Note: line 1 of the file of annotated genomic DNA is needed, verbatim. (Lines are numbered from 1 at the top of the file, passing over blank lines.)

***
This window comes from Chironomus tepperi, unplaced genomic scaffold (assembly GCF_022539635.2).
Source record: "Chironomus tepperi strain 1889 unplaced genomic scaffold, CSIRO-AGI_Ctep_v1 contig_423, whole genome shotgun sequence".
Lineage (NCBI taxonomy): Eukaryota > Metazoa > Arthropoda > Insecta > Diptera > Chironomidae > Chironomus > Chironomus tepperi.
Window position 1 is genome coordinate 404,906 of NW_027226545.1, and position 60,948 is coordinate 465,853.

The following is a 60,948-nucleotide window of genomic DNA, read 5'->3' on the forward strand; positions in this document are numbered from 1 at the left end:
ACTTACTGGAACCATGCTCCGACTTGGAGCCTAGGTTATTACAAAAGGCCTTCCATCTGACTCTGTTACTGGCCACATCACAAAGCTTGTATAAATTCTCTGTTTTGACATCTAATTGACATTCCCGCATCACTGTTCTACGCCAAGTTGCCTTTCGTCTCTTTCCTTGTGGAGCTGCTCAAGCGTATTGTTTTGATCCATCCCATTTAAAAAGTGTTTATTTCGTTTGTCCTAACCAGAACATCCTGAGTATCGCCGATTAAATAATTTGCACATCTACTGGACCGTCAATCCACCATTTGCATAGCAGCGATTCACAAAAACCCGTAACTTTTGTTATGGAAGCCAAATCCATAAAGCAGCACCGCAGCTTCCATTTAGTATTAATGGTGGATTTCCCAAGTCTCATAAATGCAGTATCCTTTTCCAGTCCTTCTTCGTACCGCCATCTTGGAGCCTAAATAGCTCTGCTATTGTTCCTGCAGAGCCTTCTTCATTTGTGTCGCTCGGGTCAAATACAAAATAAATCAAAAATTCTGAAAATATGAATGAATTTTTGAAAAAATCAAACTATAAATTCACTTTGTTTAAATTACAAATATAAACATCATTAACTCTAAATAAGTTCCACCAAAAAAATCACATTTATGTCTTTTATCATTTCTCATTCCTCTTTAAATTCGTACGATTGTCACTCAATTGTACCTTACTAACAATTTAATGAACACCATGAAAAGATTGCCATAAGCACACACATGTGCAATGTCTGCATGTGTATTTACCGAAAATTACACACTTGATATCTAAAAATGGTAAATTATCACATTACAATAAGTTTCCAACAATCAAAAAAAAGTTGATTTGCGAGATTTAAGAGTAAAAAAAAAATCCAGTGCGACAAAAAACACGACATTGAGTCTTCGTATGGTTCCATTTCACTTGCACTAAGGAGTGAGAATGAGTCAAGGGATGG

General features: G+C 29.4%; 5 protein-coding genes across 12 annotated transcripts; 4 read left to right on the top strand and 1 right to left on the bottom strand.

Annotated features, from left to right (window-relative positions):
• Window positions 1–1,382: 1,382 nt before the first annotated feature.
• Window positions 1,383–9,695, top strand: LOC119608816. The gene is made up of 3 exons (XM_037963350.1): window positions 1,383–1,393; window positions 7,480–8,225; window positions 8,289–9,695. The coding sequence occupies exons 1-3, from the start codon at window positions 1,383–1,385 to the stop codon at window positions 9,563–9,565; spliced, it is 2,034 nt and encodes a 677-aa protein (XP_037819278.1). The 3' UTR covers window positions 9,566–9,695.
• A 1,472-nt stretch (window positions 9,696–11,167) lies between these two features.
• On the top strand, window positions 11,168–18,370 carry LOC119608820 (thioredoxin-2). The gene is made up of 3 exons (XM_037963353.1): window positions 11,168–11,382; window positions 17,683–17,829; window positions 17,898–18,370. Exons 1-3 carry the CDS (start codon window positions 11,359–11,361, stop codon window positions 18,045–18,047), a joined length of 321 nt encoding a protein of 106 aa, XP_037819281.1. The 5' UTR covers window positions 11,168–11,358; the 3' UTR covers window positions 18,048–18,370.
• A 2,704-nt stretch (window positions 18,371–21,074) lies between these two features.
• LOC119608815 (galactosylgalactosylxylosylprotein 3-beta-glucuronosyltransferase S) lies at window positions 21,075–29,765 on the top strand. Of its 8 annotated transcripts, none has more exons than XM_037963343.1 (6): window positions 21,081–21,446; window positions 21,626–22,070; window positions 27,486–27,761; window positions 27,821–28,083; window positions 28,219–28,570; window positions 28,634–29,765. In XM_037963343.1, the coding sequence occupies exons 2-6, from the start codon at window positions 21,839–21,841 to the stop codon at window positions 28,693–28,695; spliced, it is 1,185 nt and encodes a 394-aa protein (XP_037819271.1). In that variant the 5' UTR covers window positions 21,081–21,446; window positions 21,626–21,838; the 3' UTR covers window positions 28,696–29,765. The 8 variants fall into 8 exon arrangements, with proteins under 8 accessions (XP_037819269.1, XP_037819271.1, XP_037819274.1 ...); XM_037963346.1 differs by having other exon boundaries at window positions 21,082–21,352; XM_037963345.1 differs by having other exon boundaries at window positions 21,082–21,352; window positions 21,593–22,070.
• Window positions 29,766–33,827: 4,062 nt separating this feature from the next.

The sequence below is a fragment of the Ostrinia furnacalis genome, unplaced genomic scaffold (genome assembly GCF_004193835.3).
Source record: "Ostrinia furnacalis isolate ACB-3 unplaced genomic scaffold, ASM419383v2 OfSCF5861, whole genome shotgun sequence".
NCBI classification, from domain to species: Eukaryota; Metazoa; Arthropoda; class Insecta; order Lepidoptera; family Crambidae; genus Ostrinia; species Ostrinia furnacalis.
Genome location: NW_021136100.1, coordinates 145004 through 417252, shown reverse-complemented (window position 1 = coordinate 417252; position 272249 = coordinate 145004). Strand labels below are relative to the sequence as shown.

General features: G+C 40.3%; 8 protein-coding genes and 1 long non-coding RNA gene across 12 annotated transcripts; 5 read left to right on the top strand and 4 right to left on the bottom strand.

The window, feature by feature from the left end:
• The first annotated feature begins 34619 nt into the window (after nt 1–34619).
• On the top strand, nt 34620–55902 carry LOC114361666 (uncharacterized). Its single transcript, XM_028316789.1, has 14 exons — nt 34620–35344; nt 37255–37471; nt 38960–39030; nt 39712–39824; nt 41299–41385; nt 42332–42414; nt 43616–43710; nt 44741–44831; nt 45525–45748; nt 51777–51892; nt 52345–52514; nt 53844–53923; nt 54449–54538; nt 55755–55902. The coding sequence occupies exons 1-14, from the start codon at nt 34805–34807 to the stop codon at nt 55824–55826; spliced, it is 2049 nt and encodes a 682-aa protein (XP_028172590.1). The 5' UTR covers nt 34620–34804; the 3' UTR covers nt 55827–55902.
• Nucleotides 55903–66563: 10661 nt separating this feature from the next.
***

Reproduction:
This window comes from Chironomus tepperi, unplaced genomic scaffold (assembly GCF_022539635.2).